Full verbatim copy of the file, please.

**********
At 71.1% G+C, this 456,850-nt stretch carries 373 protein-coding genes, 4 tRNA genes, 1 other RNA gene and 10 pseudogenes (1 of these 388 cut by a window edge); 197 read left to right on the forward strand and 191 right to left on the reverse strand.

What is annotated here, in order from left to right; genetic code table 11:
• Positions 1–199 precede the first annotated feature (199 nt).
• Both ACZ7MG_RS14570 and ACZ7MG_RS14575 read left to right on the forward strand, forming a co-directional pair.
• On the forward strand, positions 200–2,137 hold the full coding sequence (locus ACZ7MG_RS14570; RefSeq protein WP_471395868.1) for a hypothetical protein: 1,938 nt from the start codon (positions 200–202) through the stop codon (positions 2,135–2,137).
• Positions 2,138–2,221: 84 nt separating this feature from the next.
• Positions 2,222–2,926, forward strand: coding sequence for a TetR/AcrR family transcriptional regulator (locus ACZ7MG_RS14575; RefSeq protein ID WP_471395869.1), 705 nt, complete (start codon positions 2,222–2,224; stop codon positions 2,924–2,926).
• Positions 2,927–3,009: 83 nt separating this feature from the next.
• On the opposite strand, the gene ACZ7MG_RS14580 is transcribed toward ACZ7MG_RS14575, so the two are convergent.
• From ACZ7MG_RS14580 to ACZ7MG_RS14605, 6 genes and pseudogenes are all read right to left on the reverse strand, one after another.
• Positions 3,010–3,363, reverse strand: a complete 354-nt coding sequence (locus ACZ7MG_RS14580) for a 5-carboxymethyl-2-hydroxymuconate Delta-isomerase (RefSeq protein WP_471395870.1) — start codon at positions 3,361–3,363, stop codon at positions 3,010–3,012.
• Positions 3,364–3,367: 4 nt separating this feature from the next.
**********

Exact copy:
At 71.1% G+C, this 456,850-nt stretch carries 373 protein-coding genes, 4 tRNA genes, 1 other RNA gene and 10 pseudogenes (1 of these 388 cut by a window edge); 197 read left to right on the forward strand and 191 right to left on the reverse strand.

What is annotated here, in order from left to right; genetic code table 11:
• Positions 1–199 precede the first annotated feature (199 nt).
• Both ACZ7MG_RS14570 and ACZ7MG_RS14575 read left to right on the forward strand, forming a co-directional pair.
• On the forward strand, positions 200–2,137 hold the full coding sequence (locus ACZ7MG_RS14570; RefSeq protein WP_471395868.1) for a hypothetical protein: 1,938 nt from the start codon (positions 200–202) through the stop codon (positions 2,135–2,137).
• Positions 2,138–2,221: 84 nt separating this feature from the next.
• Positions 2,222–2,926, forward strand: coding sequence for a TetR/AcrR family transcriptional regulator (locus ACZ7MG_RS14575; RefSeq protein ID WP_471395869.1), 705 nt, complete (start codon positions 2,222–2,224; stop codon positions 2,924–2,926).
• Positions 2,927–3,009: 83 nt separating this feature from the next.
• On the opposite strand, the gene ACZ7MG_RS14580 is transcribed toward ACZ7MG_RS14575, so the two are convergent.
• From ACZ7MG_RS14580 to ACZ7MG_RS14605, 6 genes and pseudogenes are all read right to left on the reverse strand, one after another.
• Positions 3,010–3,363, reverse strand: a complete 354-nt coding sequence (locus ACZ7MG_RS14580) for a 5-carboxymethyl-2-hydroxymuconate Delta-isomerase (RefSeq protein WP_471395870.1) — start codon at positions 3,361–3,363, stop codon at positions 3,010–3,012.
• Positions 3,364–3,367: 4 nt separating this feature from the next.